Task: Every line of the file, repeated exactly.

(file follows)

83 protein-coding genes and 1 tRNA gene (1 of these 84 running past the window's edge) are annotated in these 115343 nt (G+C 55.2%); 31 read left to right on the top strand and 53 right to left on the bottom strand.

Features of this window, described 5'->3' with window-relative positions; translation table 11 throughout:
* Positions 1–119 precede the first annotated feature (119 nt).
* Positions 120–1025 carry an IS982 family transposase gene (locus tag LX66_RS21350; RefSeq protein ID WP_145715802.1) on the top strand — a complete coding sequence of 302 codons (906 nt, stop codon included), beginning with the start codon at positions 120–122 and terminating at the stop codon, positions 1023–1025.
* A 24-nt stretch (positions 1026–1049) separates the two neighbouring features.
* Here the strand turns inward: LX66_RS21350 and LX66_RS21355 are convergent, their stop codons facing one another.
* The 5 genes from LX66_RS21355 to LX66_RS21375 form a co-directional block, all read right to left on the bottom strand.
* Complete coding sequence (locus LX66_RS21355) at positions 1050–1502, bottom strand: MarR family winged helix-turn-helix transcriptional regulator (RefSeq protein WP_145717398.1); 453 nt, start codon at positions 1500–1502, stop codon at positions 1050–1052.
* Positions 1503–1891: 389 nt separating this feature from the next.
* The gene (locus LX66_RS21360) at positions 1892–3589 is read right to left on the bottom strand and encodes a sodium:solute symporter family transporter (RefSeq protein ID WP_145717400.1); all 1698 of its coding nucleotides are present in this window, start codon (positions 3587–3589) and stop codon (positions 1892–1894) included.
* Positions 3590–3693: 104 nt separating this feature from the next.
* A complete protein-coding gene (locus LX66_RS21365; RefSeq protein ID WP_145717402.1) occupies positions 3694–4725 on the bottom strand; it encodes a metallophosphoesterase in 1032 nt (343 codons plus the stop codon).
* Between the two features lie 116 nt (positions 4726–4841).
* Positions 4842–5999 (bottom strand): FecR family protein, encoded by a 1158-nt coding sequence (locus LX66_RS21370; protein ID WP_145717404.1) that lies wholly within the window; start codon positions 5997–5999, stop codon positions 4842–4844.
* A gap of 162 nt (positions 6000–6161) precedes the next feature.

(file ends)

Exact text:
83 protein-coding genes and 1 tRNA gene (1 of these 84 running past the window's edge) are annotated in these 115343 nt (G+C 55.2%); 31 read left to right on the top strand and 53 right to left on the bottom strand.

Features of this window, described 5'->3' with window-relative positions; translation table 11 throughout:
* Positions 1–119 precede the first annotated feature (119 nt).
* Positions 120–1025 carry an IS982 family transposase gene (locus tag LX66_RS21350; RefSeq protein ID WP_145715802.1) on the top strand — a complete coding sequence of 302 codons (906 nt, stop codon included), beginning with the start codon at positions 120–122 and terminating at the stop codon, positions 1023–1025.
* A 24-nt stretch (positions 1026–1049) separates the two neighbouring features.
* Here the strand turns inward: LX66_RS21350 and LX66_RS21355 are convergent, their stop codons facing one another.
* The 5 genes from LX66_RS21355 to LX66_RS21375 form a co-directional block, all read right to left on the bottom strand.
* Complete coding sequence (locus LX66_RS21355) at positions 1050–1502, bottom strand: MarR family winged helix-turn-helix transcriptional regulator (RefSeq protein WP_145717398.1); 453 nt, start codon at positions 1500–1502, stop codon at positions 1050–1052.
* Positions 1503–1891: 389 nt separating this feature from the next.
* The gene (locus LX66_RS21360) at positions 1892–3589 is read right to left on the bottom strand and encodes a sodium:solute symporter family transporter (RefSeq protein ID WP_145717400.1); all 1698 of its coding nucleotides are present in this window, start codon (positions 3587–3589) and stop codon (positions 1892–1894) included.
* Positions 3590–3693: 104 nt separating this feature from the next.
* A complete protein-coding gene (locus LX66_RS21365; RefSeq protein ID WP_145717402.1) occupies positions 3694–4725 on the bottom strand; it encodes a metallophosphoesterase in 1032 nt (343 codons plus the stop codon).
* Between the two features lie 116 nt (positions 4726–4841).
* Positions 4842–5999 (bottom strand): FecR family protein, encoded by a 1158-nt coding sequence (locus LX66_RS21370; protein ID WP_145717404.1) that lies wholly within the window; start codon positions 5997–5999, stop codon positions 4842–4844.
* A gap of 162 nt (positions 6000–6161) precedes the next feature.